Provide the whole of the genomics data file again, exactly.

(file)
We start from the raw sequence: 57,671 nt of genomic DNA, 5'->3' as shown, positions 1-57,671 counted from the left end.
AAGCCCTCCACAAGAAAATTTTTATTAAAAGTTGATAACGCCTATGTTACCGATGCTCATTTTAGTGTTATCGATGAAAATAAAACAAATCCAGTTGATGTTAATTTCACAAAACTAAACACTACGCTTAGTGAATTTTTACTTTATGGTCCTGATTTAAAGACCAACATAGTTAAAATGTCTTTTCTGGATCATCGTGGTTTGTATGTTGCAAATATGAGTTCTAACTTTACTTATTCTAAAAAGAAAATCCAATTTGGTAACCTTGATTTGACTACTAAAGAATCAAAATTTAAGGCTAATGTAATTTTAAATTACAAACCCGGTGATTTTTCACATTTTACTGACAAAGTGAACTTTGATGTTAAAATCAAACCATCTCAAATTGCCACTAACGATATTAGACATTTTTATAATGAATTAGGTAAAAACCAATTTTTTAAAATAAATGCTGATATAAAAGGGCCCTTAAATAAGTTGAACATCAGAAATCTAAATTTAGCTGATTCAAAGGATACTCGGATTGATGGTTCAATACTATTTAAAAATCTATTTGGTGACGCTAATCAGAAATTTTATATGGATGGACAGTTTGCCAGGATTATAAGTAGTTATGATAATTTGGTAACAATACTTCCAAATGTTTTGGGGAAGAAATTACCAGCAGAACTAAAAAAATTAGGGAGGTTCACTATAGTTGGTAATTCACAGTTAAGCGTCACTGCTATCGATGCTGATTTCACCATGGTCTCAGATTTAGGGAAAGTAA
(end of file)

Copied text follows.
We start from the raw sequence: 57,671 nt of genomic DNA, 5'->3' as shown, positions 1-57,671 counted from the left end.
AAGCCCTCCACAAGAAAATTTTTATTAAAAGTTGATAACGCCTATGTTACCGATGCTCATTTTAGTGTTATCGATGAAAATAAAACAAATCCAGTTGATGTTAATTTCACAAAACTAAACACTACGCTTAGTGAATTTTTACTTTATGGTCCTGATTTAAAGACCAACATAGTTAAAATGTCTTTTCTGGATCATCGTGGTTTGTATGTTGCAAATATGAGTTCTAACTTTACTTATTCTAAAAAGAAAATCCAATTTGGTAACCTTGATTTGACTACTAAAGAATCAAAATTTAAGGCTAATGTAATTTTAAATTACAAACCCGGTGATTTTTCACATTTTACTGACAAAGTGAACTTTGATGTTAAAATCAAACCATCTCAAATTGCCACTAACGATATTAGACATTTTTATAATGAATTAGGTAAAAACCAATTTTTTAAAATAAATGCTGATATAAAAGGGCCCTTAAATAAGTTGAACATCAGAAATCTAAATTTAGCTGATTCAAAGGATACTCGGATTGATGGTTCAATACTATTTAAAAATCTATTTGGTGACGCTAATCAGAAATTTTATATGGATGGACAGTTTGCCAGGATTATAAGTAGTTATGATAATTTGGTAACAATACTTCCAAATGTTTTGGGGAAGAAATTACCAGCAGAACTAAAAAAATTAGGGAGGTTCACTATAGTTGGTAATTCACAGTTAAGCGTCACTGCTATCGATGCTGATTTCACCATGGTCTCAGATTTAGGGAAAGTAA